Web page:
Late last month, Iowa Governor Kim Reynolds (R) signed into law legislation establishing new taxpayer protections relating to the growth of property taxes. While public officials deserve credit for moving this legislation into law, the momentum never would have begun -- or been sustained -- without the efforts of state powerhouse organization Iowans for Tax Relief (ITR), a longtime ally of NTU.
Iowa is among the states with the highest per capita collections of property taxes in the United States. Thankfully, Governor Reynolds and the Legislature listened to the drumbeat of taxpayers demanding action and enacted real reforms to the property tax process. Yet, as NTU’s experience with successful pro-taxpayer movements demonstrates, drumbeats must be sustained and echoed to be effective. That’s where ITR, over its decades-long history, has proven its mettle. Proportionate to its home-state population, ITR is among the largest state-level taxpayer groups in the country.
Ballooning property tax bills have taken a bigger bite out of family budgets, dampened small business growth, and weakened the viability of family farms in the 21st century. ITR estimated that total property tax collections in Iowa have increased by more than 100 percent between 2000 and 2017 - more than double inflation and population growth. As the growing assessments and soaring property tax bills of recent years demonstrated, the current system can create uncertainty and hardship for Iowa taxpayers and the overall economy. Amid these trends, ITR built the case with elected leaders that citizens wanted change. One tool was polling: more than two-thirds of Iowa voters wanted the Legislature to take action and address the issue during the 2019 session. Other important elements of the grassroots campaign included talk radio, connecting everyday taxpayers with their lawmakers, public forums, and research demonstrating Iowa’s deteriorating competitiveness because of burdensome property taxes.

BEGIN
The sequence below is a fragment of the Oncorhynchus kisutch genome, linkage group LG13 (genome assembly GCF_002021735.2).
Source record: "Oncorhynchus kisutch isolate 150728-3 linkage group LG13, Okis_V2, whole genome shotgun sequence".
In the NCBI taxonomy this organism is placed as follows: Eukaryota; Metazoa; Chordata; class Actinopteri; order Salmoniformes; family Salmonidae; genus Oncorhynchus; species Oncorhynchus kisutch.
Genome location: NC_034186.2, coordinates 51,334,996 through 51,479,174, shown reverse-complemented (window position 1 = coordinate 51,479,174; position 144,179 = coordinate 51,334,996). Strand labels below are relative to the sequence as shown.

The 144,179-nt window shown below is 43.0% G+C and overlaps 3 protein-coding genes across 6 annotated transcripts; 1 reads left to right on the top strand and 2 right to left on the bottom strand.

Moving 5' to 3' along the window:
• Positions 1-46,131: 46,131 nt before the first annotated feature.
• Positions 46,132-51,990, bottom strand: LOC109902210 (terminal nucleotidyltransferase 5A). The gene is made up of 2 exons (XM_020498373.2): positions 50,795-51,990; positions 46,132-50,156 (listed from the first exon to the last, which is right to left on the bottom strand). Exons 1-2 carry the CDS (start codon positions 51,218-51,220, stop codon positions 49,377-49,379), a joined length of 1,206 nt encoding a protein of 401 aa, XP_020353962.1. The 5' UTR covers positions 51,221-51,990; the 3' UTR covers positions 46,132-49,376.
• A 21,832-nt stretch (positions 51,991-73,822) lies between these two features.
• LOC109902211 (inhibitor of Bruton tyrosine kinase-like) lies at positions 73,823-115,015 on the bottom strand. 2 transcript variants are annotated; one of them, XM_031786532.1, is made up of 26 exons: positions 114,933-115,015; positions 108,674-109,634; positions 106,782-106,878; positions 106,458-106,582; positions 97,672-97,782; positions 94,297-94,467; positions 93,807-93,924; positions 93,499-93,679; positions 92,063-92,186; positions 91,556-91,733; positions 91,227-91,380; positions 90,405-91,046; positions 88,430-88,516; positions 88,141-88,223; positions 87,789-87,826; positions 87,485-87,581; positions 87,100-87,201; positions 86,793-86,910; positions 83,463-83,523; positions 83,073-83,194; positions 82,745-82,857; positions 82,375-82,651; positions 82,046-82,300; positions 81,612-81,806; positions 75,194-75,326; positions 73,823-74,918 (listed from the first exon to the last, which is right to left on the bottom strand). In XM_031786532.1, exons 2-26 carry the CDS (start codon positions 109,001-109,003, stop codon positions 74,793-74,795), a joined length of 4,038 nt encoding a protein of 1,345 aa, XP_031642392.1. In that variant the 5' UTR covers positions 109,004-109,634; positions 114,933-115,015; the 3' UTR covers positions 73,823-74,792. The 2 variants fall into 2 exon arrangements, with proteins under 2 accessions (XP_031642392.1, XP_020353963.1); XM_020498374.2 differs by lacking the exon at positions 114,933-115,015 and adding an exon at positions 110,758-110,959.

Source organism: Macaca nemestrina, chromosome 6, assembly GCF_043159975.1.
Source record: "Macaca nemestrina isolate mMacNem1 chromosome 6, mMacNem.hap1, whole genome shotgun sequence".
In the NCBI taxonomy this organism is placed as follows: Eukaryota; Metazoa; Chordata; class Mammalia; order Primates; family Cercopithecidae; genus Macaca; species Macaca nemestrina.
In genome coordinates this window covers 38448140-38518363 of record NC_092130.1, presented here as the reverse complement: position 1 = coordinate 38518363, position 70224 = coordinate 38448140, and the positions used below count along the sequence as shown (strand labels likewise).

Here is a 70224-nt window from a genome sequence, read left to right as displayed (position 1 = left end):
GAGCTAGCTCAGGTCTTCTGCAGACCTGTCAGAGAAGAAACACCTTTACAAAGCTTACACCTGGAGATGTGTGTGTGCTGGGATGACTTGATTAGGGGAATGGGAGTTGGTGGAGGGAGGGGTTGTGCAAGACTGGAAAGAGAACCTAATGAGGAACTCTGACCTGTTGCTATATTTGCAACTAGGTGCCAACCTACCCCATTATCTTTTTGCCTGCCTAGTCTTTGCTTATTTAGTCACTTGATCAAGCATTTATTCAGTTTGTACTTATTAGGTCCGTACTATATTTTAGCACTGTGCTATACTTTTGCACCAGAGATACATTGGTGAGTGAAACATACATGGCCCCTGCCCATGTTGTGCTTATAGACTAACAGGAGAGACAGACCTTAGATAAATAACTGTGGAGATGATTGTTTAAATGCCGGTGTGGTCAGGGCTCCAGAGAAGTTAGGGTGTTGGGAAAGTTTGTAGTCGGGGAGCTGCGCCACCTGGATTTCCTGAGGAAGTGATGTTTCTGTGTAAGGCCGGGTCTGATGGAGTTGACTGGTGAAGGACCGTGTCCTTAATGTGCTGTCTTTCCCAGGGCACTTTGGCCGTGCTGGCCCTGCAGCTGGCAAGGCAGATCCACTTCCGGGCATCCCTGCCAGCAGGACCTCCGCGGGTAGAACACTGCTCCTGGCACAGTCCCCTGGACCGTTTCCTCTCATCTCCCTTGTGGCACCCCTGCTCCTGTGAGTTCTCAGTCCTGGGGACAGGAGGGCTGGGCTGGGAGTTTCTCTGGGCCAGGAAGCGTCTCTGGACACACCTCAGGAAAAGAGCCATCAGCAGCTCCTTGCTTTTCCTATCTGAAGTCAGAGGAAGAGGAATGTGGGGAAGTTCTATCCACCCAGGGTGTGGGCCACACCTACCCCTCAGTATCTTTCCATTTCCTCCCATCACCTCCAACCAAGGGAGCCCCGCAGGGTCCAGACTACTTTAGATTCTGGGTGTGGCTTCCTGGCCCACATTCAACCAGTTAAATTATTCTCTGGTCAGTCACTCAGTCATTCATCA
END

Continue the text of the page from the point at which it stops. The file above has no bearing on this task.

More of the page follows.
After contentious debate on what a final reform package should look like, requiring adroit lobbying on ITR’s part, the Legislature agreed to compromise and passed many meaningful reforms. Under the newly enacted law, a new layer of transparency and accountability is added to what has traditionally been an opaque process. Now, any property tax rates anticipated to increase collections by more than two percent year-over-year must be adopted by a two-thirds vote of the local governing body, and only after a public hearing. This is known as a “soft cap,” as property tax collections will be capped at two percent, unless a supermajority of the local governing to suspend the cap for the year.
In a joint letter to the Legislature earlier in session, National Taxpayers Union and Iowans for Tax Relief advocated for these specific provisions. In our letter, we recommended the lawmakers enact a cap on future property tax revenue growth while also setting a supermajority override mechanism. These new protections will shield Iowa’s families and businesses from rising, unaffordable property tax bills, while also reining in local government spending and force them to make the tough choices for funding priorities.
This legislation comes on the heels of the largest tax cut in Iowa history and marks the second consecutive year Governor Reynolds has signed legislation that will have a positive impact on taxpayers.
NTU has proudly worked with Iowans for Tax Relief during more than 30 years. This latest victory for limited property taxes is just one of many ways the organization has changed fiscal policy in the Hawkeye State for the better. We salute our friends at ITR for a job well done!